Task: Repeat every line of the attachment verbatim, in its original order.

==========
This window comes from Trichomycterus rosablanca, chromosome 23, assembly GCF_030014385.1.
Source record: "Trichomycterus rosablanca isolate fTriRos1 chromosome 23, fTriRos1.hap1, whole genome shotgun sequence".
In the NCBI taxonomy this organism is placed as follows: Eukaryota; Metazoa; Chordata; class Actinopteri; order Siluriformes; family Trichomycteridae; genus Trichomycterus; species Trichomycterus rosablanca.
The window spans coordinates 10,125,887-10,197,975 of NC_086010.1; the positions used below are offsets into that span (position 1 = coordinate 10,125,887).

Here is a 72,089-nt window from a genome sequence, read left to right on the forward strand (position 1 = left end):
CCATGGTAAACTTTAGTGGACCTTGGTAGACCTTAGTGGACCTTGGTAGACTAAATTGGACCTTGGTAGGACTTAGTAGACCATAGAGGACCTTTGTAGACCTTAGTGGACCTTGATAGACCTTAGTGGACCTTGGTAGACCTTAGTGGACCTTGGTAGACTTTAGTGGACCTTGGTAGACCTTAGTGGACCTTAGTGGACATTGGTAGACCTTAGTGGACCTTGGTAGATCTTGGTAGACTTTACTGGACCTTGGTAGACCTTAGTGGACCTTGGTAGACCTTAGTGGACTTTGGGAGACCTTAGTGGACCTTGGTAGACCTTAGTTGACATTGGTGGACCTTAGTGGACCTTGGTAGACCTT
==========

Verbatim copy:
This window comes from Trichomycterus rosablanca, chromosome 23, assembly GCF_030014385.1.
Source record: "Trichomycterus rosablanca isolate fTriRos1 chromosome 23, fTriRos1.hap1, whole genome shotgun sequence".
In the NCBI taxonomy this organism is placed as follows: Eukaryota; Metazoa; Chordata; class Actinopteri; order Siluriformes; family Trichomycteridae; genus Trichomycterus; species Trichomycterus rosablanca.
The window spans coordinates 10,125,887-10,197,975 of NC_086010.1; the positions used below are offsets into that span (position 1 = coordinate 10,125,887).

Here is a 72,089-nt window from a genome sequence, read left to right on the forward strand (position 1 = left end):
CCATGGTAAACTTTAGTGGACCTTGGTAGACCTTAGTGGACCTTGGTAGACTAAATTGGACCTTGGTAGGACTTAGTAGACCATAGAGGACCTTTGTAGACCTTAGTGGACCTTGATAGACCTTAGTGGACCTTGGTAGACCTTAGTGGACCTTGGTAGACTTTAGTGGACCTTGGTAGACCTTAGTGGACCTTAGTGGACATTGGTAGACCTTAGTGGACCTTGGTAGATCTTGGTAGACTTTACTGGACCTTGGTAGACCTTAGTGGACCTTGGTAGACCTTAGTGGACTTTGGGAGACCTTAGTGGACCTTGGTAGACCTTAGTTGACATTGGTGGACCTTAGTGGACCTTGGTAGACCTT